Published: 2023-09-27 17:34
Last Updated: 2024-02-25 01:11
Archbishop Mounib Younan of Jerusalem has called for an end to attempts at "Judaizing Jerusalem and the religious sites in Bethlehem, including both Islamic and Christian landmarks."
He stated his intention to visit London to hold the British government accountable for the "historical responsibility for the Palestinian plight since the Nakba (catastrophe)" and the establishment of Israeli Occupation in 1948.
During his "nationalistic, awareness-raising political" discussions, the former head of the Lutheran Church Union emphasized his visit's purpose to "shed light on the forgotten Christians in Jerusalem" and to demand a fair and peaceful solution to the Palestinian issue, which he views as the key to stability in the culturally and historically diverse Middle East.
In his first visit of this "politically charged activism," Younan lamented that "both Christians and Muslims face attacks and harassment by the Occupation" and urged Christians to hold onto their homeland, resisting the temptation to migrate from their homes.
He also rejected the characterization of them as a "minority or protected people, as their numbers have diminished in Palestine," asserting that they are an integral part of the authentic Arab identity, unwavering in their heritage and culture.
Since the Nakba in 1948, the number of Christians in Palestine has decreased from hundreds of thousands to less than 1.25 percent of the total population in the West Bank and Gaza Strip – approximately 50,000, alongside 170,000 in the occupied territories.
A Palestinian Arab Christian himself, Archbishop Younan insisted on identifying as an "Arab Palestinian Christian still holding a UNRWA card, designated for Palestinian refugees since the Nakba."
The Balfour Declaration's birthplace witnessed Archbishop Younan challenging legislators in the House of Lords and participating in "nationalistic political awareness" seminars regarding the Palestinians' right to their historical homeland and their suffering under occupation.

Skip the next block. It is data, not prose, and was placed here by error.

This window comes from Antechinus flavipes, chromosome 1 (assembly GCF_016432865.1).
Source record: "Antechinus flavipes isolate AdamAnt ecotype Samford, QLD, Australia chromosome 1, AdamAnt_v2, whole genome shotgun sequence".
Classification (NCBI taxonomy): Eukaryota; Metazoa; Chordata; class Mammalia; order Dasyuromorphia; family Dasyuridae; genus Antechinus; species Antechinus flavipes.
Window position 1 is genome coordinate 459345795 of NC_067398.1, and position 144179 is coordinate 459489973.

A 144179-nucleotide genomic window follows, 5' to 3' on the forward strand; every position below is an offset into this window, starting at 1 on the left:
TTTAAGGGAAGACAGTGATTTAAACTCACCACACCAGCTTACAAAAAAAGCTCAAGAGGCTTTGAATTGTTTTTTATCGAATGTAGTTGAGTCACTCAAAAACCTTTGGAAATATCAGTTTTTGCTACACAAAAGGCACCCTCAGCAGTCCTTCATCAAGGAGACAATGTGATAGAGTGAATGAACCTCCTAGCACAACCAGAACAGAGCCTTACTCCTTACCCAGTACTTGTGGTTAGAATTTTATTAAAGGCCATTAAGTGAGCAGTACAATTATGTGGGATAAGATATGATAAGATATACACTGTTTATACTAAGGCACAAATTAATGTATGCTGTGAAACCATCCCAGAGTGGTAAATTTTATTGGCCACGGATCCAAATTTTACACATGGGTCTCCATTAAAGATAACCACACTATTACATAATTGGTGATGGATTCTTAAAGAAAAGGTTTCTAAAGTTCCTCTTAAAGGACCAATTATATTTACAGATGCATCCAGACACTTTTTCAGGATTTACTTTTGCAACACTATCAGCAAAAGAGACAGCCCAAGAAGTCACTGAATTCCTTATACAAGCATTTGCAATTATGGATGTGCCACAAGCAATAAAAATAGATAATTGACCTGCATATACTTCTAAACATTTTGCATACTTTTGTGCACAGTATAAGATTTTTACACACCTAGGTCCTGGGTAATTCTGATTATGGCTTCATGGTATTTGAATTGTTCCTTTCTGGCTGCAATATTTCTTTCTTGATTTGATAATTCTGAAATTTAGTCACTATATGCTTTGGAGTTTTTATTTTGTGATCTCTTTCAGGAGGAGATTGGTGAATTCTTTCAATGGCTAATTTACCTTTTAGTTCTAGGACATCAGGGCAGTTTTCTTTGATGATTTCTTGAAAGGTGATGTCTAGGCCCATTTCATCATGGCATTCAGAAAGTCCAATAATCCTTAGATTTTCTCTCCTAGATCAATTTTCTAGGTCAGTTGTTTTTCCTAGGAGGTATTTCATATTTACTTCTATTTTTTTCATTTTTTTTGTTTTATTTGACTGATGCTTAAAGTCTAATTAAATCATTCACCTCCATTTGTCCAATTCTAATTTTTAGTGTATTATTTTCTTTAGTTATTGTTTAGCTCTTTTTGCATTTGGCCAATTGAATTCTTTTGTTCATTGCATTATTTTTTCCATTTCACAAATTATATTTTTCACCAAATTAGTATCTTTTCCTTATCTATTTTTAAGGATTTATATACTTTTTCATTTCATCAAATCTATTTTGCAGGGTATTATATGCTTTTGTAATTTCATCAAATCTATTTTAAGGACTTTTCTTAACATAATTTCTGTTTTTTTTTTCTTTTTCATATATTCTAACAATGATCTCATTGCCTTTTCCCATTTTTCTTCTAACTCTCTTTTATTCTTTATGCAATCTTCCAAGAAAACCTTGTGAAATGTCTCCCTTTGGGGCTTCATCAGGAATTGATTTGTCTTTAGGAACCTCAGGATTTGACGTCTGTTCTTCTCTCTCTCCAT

To political, legislative, and religious figures in Britain, he explained the "repeated violations and intrusions" suffered by both the churches and the Al-Aqsa Mosque, within the context of "attempts to erase the landmarks of the Old City of Jerusalem, especially the neighborhood of Sheikh Jarrah."
The head of the Cambridge Center for Palestinian Studies, Makram Khoury, who organized Archbishop Younan's five-day visit, affirmed that the suffering of Palestinian Christians resonates with the entire Palestinian people, underscoring the importance of conveying their voice to the West about the Palestinians' hardships.
Scottish Minister for Church Affairs, William McLaren, who joined in the activities, recalled how he discovered the "lack of justice" for Palestinian Christians in Jerusalem after working in one of its churches.
Ambassador at Large for Palestine, Afif Emile Safieh, also discussed the persecution of Christians and attempts to "uproot" them since the inception of the occupation.
He denounced what he termed as the occupation's and the West's policies of spreading fear and misinformation, now known as "Islamophobia and Arabophobia," commending the historical unity between Muslims and Christians in Palestine.